“I’m a Scientist was a fantastic experience. The students were engaged and interested in hearing about my research and the wider field I work in. I wanted to make sure other psychologists had the opportunity too!” — Dr Sam Smith, University of Leeds
After psychologist Sam Smith took part in I’m a Scientist, we worked with him to secure funding from the British Psychological Society for 3 more zones. As a result, more than 1,100 students across the UK were able to connect with psychologists in 2017.
Why work together
Sam believes public engagement is essential for a modern researcher. “It’s in my promotion criteria”, he says, “and you have to write about it when applying for research grants”. However, he thought that it was often hard to evidence the full impact of outreach and felt that, despite the popularity of the subject at schools, real psychologists aren’t visible to students. “When I was at school I had to make the effort to find people to email myself!”.
For our part, although we’re keen to have a diverse range of scientists participating in I’m a Scientist, many funding schemes of Learned Societies and professional organisations are open only to members. This is a problem for us.
Helping each other out
When Sam received his zone report, packed with data, charts and examples evidencing his engagement, it sparked the idea: “I thought, here is something that’s tangible”, he says, “A lot of applied psychology is really interesting, this would make it easier for students to find out what it’s really like”.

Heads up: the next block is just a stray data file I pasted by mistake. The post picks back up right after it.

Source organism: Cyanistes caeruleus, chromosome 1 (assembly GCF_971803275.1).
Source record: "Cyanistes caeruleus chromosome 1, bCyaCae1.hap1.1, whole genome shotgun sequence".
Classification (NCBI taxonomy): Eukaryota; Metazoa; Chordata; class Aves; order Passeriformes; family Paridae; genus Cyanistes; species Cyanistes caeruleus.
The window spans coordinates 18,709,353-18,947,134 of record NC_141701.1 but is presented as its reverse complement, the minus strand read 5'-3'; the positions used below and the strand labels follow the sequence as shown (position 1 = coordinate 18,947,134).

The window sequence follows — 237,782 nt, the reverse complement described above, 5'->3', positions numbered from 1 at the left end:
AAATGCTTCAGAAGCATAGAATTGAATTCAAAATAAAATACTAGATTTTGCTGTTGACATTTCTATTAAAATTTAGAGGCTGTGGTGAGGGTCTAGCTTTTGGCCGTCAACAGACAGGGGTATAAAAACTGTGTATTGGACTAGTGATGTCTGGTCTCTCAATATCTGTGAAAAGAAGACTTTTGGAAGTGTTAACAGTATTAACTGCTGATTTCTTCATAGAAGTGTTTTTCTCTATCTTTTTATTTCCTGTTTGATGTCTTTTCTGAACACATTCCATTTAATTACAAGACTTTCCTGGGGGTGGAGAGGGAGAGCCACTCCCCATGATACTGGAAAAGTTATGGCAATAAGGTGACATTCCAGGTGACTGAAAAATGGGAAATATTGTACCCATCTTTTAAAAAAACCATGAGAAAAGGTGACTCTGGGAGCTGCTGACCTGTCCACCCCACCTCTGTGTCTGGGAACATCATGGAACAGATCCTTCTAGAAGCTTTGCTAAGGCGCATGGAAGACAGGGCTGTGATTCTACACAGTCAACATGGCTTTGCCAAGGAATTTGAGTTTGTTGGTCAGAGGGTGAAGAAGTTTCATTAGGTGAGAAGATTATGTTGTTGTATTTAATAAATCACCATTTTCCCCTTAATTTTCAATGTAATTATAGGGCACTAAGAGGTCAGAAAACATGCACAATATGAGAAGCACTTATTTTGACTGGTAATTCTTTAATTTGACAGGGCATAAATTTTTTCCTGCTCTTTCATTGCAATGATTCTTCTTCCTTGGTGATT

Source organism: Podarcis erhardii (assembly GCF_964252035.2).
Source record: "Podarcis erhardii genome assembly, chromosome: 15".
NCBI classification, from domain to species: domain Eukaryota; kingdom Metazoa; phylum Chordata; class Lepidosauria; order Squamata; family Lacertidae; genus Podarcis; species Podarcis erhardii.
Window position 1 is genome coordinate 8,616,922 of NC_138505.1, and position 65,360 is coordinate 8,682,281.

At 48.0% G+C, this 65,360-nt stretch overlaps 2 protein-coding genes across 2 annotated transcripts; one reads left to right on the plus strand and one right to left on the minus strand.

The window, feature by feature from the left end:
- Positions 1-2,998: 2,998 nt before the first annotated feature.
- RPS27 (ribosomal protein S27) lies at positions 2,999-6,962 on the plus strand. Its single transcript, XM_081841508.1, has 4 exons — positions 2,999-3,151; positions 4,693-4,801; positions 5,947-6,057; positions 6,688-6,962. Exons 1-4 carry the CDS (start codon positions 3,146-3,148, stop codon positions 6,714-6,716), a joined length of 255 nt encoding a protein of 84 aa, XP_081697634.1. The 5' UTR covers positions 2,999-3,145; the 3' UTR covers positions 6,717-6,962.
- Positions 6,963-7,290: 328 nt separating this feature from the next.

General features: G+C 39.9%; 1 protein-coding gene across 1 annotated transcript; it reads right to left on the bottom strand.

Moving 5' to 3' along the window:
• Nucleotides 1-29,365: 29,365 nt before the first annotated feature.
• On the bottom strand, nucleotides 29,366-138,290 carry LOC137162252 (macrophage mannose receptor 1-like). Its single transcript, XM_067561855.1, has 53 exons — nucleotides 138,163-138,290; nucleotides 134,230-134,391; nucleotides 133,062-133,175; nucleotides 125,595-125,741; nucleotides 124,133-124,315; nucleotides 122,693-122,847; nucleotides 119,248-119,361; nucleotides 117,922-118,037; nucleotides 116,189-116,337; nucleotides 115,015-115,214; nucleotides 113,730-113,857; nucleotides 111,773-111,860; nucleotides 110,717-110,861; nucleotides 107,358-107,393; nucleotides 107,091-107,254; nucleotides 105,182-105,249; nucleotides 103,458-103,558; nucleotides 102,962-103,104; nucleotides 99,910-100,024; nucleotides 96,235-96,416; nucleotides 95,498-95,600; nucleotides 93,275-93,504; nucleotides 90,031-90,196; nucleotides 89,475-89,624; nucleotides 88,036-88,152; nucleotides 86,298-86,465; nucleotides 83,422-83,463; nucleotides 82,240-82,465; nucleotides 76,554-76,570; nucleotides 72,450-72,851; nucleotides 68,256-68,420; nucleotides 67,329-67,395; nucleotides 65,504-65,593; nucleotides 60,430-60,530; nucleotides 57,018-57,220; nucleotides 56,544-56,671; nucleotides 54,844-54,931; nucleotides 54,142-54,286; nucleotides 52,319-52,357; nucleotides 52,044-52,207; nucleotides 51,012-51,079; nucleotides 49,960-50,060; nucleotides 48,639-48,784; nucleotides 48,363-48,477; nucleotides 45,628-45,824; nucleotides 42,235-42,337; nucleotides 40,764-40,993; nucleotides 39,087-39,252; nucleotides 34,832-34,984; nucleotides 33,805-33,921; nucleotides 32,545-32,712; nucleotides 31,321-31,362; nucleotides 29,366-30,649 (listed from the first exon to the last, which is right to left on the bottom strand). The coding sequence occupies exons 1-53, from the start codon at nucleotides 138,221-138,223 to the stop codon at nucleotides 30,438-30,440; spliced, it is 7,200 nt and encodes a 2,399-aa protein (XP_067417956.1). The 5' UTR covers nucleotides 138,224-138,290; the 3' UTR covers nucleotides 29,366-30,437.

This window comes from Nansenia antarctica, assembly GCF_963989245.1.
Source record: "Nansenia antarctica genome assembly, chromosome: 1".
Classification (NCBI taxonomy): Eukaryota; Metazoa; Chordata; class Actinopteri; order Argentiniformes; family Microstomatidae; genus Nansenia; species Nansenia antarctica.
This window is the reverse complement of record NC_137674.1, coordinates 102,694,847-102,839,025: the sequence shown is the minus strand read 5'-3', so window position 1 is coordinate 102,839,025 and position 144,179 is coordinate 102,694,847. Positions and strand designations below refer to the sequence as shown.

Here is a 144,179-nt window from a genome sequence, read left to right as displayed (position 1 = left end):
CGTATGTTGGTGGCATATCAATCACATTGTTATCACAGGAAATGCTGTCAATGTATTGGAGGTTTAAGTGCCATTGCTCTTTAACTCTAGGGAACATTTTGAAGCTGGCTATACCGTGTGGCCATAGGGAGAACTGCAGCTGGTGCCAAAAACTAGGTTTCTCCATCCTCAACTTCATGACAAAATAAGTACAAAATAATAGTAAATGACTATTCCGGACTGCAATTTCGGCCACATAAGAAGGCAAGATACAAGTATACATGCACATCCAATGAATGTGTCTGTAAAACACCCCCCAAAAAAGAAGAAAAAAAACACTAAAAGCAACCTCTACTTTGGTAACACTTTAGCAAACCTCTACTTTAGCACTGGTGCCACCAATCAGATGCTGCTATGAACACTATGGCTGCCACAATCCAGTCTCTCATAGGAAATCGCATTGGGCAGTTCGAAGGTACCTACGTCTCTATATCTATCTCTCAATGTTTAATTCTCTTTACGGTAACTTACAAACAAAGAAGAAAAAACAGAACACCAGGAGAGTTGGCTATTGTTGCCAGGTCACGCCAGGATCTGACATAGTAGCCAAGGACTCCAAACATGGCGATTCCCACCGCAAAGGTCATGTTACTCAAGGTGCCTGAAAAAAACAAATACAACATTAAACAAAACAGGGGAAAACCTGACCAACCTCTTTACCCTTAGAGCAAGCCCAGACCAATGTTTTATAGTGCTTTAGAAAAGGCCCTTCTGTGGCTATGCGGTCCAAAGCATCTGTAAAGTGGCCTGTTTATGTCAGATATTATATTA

We collaborated with Sam on an application for the British Psychological Society (BPS)’s public engagement scheme, open only to members like himself. His expertise proved invaluable, for example when deciding the themes for the zones. Sam also enjoyed the process. “It was the easiest grant application process I’ve done,” he says, “and it was interesting to see things from the perspective of professional public engagers”.
Once the funding was in place the collaboration continued. From zone logo design to researching promotion channels for reaching psychologists, Sam’s feedback was valuable at every stage of developing the zones.
The outcomes from the three psychology zones speak for themselves. “The sheer volume of pupils who were interested and engaged demonstrates how useful this can be in reaching a wide range of children and young adults from across the country”, says Sam.
BPS were equally pleased: “The Society sponsored the zones as part of our work bringing evidence-based psychology to a wider public.” says Lisa Morrison-Coulthard, the Society’s lead policy adviser, “We are delighted with the findings of these evaluations.”
From our side, working on an application and the development of zones with a former participant like Sam has helped us to see new aspects of the project and come up with better ways of talking about it.
Doing more in partnership
Thanks to this success, the BPS recently agreed to annual support for psychology zones. We’re continuing to work with Sam to gain backing for regular psychology zones and adding new features. “There’s huge potential in the volume of data generated by the event to be used for research into students perceptions and attitudes”, says Sam. “Incorporating a research element into future plans could help provide even more value to the psychology community”.
Have you been involved with a I’m a Scientist or I’m an Engineer event? Feel inspired by Sam’s story to do the same for your discipline? Get in touch with firstname.lastname@example.org to start a conversation.
Whether support comes from a learned society or professional organisation of which you are a member, or your institution or employer, we’d love to hear your ideas.